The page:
Background Patients with rheumatoid arthritis (RA) indicate pain is an important aspect of disease burden and may persist despite control of disease. In a randomized, double-blind phase 3 clinical trial of baricitinib (RA-BEAM),1 baricitinib provided significant improvement in pain reduction. It is not clear, however, how much reductions in pain impacted other aspects of life, such as work productivity.
Objectives To assess the relationship between pain reduction and improvements, regardless of treatment, in daily activity and work productivity in patients with RA.
Methods In this post-hoc analysis of RA-BEAM1, pain for the intention-to-treat patients was assessed using the patient's assessment of pain (0–100 mm visual analogue scale). The Work Productivity and Activity Impairment Questionnaire-RA (WPAI-RA) instrument was used to evaluate the percentage of activity impairment due to RA (impairment in regular daily activities, N=1302), percentage of work-time missed due to RA (absenteeism, N=521), percentage of impairment while working due to RA (presenteeism, N=490), and percentage of overall work impairment due to RA (impairment in work productivity, N=490). Pain was divided into pain reduction groups (<30%, 30% $-<$50%, ≥50% at Weeks 12 and 24; ≥30% [Y/N] and ≥50% [Y/N] at Weeks 1 and 2). Pairwise comparisons on improvement in WPAI-RA scores between pain reduction groups at Weeks 12 and 24 were assessed by ANCOVA adjusting for region, baseline joint erosion status, and baseline values of outcome variables. Missing values were imputed using the modified last-observation carried forward method.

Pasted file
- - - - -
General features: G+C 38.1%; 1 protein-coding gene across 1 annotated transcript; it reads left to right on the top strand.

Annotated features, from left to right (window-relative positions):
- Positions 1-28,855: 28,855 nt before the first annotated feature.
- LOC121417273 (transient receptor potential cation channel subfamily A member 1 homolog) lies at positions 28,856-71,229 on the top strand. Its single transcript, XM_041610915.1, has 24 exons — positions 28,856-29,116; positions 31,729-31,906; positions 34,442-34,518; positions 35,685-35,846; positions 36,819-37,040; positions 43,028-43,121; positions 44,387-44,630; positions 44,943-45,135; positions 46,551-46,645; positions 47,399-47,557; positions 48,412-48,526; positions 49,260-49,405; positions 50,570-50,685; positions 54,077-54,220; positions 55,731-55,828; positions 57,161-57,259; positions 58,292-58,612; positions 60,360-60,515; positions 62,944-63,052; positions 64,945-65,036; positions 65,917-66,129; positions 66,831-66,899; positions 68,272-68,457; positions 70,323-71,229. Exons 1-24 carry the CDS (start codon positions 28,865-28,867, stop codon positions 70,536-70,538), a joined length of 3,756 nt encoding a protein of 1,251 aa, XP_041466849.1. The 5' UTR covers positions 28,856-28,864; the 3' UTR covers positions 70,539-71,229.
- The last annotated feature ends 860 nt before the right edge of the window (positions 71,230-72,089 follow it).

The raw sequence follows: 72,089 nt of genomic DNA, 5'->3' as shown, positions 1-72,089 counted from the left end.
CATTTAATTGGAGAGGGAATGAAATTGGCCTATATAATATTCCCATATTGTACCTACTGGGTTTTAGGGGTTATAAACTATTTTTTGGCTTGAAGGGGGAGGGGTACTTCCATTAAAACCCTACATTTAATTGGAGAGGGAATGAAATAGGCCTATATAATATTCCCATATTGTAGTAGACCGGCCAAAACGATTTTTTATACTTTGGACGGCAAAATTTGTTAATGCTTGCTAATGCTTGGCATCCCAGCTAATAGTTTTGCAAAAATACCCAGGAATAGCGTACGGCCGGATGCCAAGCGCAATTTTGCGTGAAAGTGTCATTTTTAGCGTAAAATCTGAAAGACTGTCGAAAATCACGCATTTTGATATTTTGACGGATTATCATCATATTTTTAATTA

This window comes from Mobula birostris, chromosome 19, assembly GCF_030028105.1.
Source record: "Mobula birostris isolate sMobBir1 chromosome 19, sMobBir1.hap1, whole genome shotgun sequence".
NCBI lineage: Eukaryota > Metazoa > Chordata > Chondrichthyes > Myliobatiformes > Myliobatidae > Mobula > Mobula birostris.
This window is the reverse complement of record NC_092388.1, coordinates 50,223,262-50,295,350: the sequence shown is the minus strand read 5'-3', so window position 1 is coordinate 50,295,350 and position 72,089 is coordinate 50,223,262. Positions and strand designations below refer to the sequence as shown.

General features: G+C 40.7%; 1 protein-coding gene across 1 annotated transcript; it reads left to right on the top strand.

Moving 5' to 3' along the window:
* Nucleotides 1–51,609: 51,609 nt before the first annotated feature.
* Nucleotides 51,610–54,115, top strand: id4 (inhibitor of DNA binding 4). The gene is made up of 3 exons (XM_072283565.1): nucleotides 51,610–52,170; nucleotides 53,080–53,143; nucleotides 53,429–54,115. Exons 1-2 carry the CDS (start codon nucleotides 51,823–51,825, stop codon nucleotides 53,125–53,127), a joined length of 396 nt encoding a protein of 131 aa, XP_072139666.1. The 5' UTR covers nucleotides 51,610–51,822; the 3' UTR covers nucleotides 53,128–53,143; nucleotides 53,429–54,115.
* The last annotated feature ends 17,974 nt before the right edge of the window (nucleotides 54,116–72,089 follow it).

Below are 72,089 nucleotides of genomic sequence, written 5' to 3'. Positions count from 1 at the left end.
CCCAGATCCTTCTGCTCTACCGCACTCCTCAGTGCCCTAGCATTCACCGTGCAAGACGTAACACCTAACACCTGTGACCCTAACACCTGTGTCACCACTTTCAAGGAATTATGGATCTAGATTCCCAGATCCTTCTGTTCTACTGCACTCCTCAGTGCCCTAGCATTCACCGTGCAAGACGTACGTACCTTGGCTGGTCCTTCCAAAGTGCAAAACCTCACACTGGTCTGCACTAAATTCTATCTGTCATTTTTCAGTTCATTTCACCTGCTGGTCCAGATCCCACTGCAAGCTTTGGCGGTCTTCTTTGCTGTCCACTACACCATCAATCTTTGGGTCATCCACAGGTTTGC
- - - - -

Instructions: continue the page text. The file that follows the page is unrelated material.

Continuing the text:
Results At baseline across treatment groups, the mean values ranged from 56–58 for daily activity impairment, 12–13 for absenteeism, 42–46 for presenteeism, and 45–49 for work productivity impairment. A ≥30% reduction in pain as early as Week 1 was associated with significantly greater (p<0.001) improvement than <30% pain reduction in regular daily activity (-22.8 vs -16.0), presenteeism (-17.5 vs. -12.1), and work productivity (-16.8 vs. -11.6) at Week 12. Greater improvement was observed in most WPAI-RA scores in patients who had more pain reduction at Weeks 12 and 24; with a reduction of ≥50% in pain from baseline, the WPAI-RA scores were substantially improved at Weeks 12 or 24 for daily activity, presenteeism, and work productivity (Table).
Conclusions Regardless of treatment, pain reduction was associated with improved regular daily activity and work productivity in patients with RA, with larger levels of reduction related to more improvement.
Taylor PC, Keystone E, van der Heijde D, et al. Baricitinib Versus Placebo or Adalimumab in Patients with Active Rheumatoid Arthritis (RA) and an Inadequate Response to Background Methotrexate Therapy: Results of a Phase 3 Study. Arthritis Rheum 2015;67(Suppl 10):3928.
Disclosure of Interest K. Michaud Grant/research support from: Pfizer, B. Zhu Employee of: Eli Lilly and Company, C. Gaich Employee of: Eli Lilly and Company, A. DeLozier Employee of: Eli Lilly and Company, V. Arora Employee of: Eli Lilly and Company, C. Dickson Employee of: Eli Lilly and Company, J. Smolen Grant/research support from: Abbvie, Janssen, Lilly, MSD, Pfizer, Roche and has provided expert advice to and/or had speaking engagements for Abbvie, Amgen, Astra-Zeneca, Astro, BMS, Celgene, Celltrion, Chugai, Gilead, Glaxo, ILTOO, Janssen, Lilly, Medimmune, MSD, Novartis-Sandoz, Pfizer, Roche, Samsung, Sanofi, UCB
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